Compare any two graphics cards:
Radeon HD 6670 (OEM) 1GB vs Radeon HD 7770
IntroThe Radeon HD 6670 (OEM) 1GB makes use of a 40 nm design. AMD has set the core speed at 800 MHz. The GDDR5 RAM works at a frequency of 1000 MHz on this specific model. It features 480 SPUs as well as 24 TAUs and 8 Rasterization Operator Units.
Compare those specifications to the Radeon HD 7770, which uses a 28 nm design. AMD has set the core speed at 1000 MHz. The GDDR5 RAM works at a frequency of 1125 MHz on this particular card. It features 640 SPUs as well as 40 TAUs and 16 Rasterization Operator Units.
Power Usage and Theoretical Benchmarks
Power Consumption (Max TDP)
As far as performance goes, the Radeon HD 7770 should in theory be just a bit superior to the Radeon HD 6670 (OEM) 1GB in general. (explain)
Texel RateThe Radeon HD 7770 should be much (more or less 108%) more effective at anisotropic filtering than the Radeon HD 6670 (OEM) 1GB. (explain)
Pixel RateIf using a high screen resolution is important to you, then the Radeon HD 7770 is the winner, by a large margin. (explain)
Please note that the above 'benchmarks' are all just theoretical - the results were calculated based on the card's specifications, and real-world performance may (and probably will) vary at least a bit.
Please note that the price comparisons are based on search keywords - sometimes it might show cards with very similar names that are not exactly the same as the one chosen in the comparison. We do try to filter out the wrong results as best we can, though.
Memory Bandwidth: Memory bandwidth is the max amount of data (measured in megabytes per second) that can be transported over the external memory interface within a second. The number is worked out by multiplying the bus width by its memory speed. In the case of DDR RAM, it must be multiplied by 2 once again. If DDR5, multiply by ANOTHER 2x. The better the memory bandwidth, the better the card will be in general. It especially helps with anti-aliasing, HDR and high resolutions.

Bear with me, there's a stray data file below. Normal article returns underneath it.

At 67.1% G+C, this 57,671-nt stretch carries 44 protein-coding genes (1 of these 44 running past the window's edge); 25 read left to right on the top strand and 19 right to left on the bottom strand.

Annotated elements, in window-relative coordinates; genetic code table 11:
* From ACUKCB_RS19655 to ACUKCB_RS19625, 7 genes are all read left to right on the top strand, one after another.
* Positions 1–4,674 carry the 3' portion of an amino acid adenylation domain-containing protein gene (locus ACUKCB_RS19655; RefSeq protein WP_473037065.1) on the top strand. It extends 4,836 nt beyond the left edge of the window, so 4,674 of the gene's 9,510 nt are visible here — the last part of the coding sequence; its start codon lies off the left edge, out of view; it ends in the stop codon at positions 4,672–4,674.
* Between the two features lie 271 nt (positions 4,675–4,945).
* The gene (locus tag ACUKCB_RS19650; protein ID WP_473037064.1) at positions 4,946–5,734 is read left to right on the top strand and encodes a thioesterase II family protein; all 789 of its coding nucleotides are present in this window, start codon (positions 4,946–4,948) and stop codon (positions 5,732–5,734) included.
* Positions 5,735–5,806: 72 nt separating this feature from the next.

Texel Rate: Texel rate is the maximum number of texture map elements (texels) that are processed per second. This is worked out by multiplying the total number of texture units by the core speed of the chip. The higher the texel rate, the better the card will be at handling texture filtering (anisotropic filtering - AF). It is measured in millions of texels per second.
Pixel Rate: Pixel rate is the maximum number of pixels the video card could possibly write to the local memory in one second - measured in millions of pixels per second. Pixel rate is calculated by multiplying the amount of colour ROPs by the clock speed of the card. ROPs (Raster Operations Pipelines - also called Render Output Units) are responsible for drawing the pixels (image) on the screen. The actual pixel rate is also dependant on many other factors, most notably the memory bandwidth - the lower the memory bandwidth is, the lower the potential to get to the maximum fill rate.